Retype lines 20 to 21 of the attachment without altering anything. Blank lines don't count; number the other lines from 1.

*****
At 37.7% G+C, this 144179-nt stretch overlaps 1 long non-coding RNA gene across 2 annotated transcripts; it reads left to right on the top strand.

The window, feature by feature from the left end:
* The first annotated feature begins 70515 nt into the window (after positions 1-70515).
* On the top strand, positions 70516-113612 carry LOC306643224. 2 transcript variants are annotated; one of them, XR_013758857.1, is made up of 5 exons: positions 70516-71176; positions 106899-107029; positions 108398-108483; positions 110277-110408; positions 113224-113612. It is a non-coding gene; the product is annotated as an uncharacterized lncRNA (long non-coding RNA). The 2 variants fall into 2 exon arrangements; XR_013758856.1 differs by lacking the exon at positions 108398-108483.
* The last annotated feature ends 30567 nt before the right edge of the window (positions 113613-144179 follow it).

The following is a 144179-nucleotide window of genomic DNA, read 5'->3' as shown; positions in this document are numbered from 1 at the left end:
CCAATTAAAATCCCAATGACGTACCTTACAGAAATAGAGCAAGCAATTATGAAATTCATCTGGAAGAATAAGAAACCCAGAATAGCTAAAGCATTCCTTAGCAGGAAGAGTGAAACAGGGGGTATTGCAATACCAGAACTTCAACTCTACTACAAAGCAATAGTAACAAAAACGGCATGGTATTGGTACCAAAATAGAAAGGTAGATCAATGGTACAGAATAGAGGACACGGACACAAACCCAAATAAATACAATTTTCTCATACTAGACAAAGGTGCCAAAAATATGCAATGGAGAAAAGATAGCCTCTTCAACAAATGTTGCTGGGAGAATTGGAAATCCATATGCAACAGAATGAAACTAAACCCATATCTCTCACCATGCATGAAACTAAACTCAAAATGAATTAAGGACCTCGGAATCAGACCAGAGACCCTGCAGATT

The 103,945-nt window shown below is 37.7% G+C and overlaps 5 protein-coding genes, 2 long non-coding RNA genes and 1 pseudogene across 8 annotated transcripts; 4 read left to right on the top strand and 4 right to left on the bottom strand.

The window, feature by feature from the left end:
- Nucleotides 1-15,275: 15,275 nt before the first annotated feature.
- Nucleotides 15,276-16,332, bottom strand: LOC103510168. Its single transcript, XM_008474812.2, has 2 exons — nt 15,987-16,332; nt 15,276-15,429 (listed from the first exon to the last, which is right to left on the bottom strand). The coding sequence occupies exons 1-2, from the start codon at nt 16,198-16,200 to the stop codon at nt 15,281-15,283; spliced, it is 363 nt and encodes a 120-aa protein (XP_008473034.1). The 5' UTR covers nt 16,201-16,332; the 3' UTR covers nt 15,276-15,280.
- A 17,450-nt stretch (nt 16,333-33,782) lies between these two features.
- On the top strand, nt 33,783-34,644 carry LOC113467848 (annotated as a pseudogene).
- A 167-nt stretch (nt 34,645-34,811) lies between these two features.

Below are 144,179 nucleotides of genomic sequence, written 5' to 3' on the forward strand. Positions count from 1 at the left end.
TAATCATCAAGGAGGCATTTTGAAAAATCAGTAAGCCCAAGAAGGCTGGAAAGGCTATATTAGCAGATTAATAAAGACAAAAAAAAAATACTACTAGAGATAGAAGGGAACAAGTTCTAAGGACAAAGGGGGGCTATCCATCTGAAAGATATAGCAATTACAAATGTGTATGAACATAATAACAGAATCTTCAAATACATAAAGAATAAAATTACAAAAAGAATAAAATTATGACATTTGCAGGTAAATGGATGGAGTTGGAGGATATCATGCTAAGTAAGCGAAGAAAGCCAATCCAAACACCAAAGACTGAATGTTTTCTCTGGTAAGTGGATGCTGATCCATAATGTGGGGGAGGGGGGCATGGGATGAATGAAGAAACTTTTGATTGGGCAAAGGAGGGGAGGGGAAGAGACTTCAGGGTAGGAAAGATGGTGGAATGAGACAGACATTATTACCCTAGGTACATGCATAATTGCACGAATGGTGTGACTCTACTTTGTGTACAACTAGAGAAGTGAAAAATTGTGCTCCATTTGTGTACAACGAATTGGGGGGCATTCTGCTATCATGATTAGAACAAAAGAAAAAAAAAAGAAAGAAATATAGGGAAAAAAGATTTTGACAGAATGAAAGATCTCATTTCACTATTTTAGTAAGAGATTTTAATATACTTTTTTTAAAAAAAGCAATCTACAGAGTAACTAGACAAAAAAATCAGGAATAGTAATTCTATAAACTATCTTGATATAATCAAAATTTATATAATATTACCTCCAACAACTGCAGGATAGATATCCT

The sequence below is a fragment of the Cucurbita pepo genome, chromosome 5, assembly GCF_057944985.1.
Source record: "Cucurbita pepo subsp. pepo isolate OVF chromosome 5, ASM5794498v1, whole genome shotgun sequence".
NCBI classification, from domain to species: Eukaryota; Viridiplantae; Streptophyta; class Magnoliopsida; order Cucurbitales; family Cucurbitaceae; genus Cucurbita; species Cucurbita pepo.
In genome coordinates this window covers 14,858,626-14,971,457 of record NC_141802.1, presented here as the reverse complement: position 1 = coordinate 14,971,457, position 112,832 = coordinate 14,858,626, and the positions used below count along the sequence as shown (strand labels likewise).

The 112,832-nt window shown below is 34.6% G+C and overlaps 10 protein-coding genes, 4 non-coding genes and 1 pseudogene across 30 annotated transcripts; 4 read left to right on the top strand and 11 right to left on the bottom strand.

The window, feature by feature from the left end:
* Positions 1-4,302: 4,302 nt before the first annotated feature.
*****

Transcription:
In genome coordinates this window covers 14,858,626-14,971,457 of record NC_141802.1, presented here as the reverse complement: position 1 = coordinate 14,971,457, position 112,832 = coordinate 14,858,626, and the positions used below count along the sequence as shown (strand labels likewise).

The 112,832-nt window shown below is 34.6% G+C and overlaps 10 protein-coding genes, 4 non-coding genes and 1 pseudogene across 30 annotated transcripts; 4 read left to right on the top strand and 11 right to left on the bottom strand.